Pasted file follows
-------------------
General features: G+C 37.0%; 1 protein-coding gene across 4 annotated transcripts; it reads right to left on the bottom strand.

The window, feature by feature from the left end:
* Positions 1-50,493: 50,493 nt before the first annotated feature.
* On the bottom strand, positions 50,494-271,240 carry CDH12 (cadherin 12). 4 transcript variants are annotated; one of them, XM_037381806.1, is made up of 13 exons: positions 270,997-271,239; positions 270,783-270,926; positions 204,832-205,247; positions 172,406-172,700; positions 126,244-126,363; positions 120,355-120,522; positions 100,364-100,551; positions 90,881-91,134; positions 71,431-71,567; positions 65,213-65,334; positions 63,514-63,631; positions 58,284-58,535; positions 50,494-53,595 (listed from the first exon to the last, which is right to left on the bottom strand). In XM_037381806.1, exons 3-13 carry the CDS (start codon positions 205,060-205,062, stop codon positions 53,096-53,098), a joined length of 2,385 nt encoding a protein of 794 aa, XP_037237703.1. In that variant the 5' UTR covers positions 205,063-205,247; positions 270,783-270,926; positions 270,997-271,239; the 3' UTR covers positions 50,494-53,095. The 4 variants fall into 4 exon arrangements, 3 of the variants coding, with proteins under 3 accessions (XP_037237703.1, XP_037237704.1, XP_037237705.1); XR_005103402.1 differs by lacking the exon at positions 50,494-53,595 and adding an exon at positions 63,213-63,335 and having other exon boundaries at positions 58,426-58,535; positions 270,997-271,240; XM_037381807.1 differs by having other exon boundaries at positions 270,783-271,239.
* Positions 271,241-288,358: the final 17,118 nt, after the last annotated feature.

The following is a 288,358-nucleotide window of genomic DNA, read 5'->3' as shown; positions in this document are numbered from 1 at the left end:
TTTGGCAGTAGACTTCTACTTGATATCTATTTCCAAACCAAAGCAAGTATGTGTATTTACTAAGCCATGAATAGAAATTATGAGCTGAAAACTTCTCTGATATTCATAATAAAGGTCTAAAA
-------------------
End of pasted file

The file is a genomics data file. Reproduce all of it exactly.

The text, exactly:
General features: G+C 37.0%; 1 protein-coding gene across 4 annotated transcripts; it reads right to left on the bottom strand.

The window, feature by feature from the left end:
* Positions 1-50,493: 50,493 nt before the first annotated feature.
* On the bottom strand, positions 50,494-271,240 carry CDH12 (cadherin 12). 4 transcript variants are annotated; one of them, XM_037381806.1, is made up of 13 exons: positions 270,997-271,239; positions 270,783-270,926; positions 204,832-205,247; positions 172,406-172,700; positions 126,244-126,363; positions 120,355-120,522; positions 100,364-100,551; positions 90,881-91,134; positions 71,431-71,567; positions 65,213-65,334; positions 63,514-63,631; positions 58,284-58,535; positions 50,494-53,595 (listed from the first exon to the last, which is right to left on the bottom strand). In XM_037381806.1, exons 3-13 carry the CDS (start codon positions 205,060-205,062, stop codon positions 53,096-53,098), a joined length of 2,385 nt encoding a protein of 794 aa, XP_037237703.1. In that variant the 5' UTR covers positions 205,063-205,247; positions 270,783-270,926; positions 270,997-271,239; the 3' UTR covers positions 50,494-53,095. The 4 variants fall into 4 exon arrangements, 3 of the variants coding, with proteins under 3 accessions (XP_037237703.1, XP_037237704.1, XP_037237705.1); XR_005103402.1 differs by lacking the exon at positions 50,494-53,595 and adding an exon at positions 63,213-63,335 and having other exon boundaries at positions 58,426-58,535; positions 270,997-271,240; XM_037381807.1 differs by having other exon boundaries at positions 270,783-271,239.
* Positions 271,241-288,358: the final 17,118 nt, after the last annotated feature.

The following is a 288,358-nucleotide window of genomic DNA, read 5'->3' as shown; positions in this document are numbered from 1 at the left end:
TTTGGCAGTAGACTTCTACTTGATATCTATTTCCAAACCAAAGCAAGTATGTGTATTTACTAAGCCATGAATAGAAATTATGAGCTGAAAACTTCTCTGATATTCATAATAAAGGTCTAAAA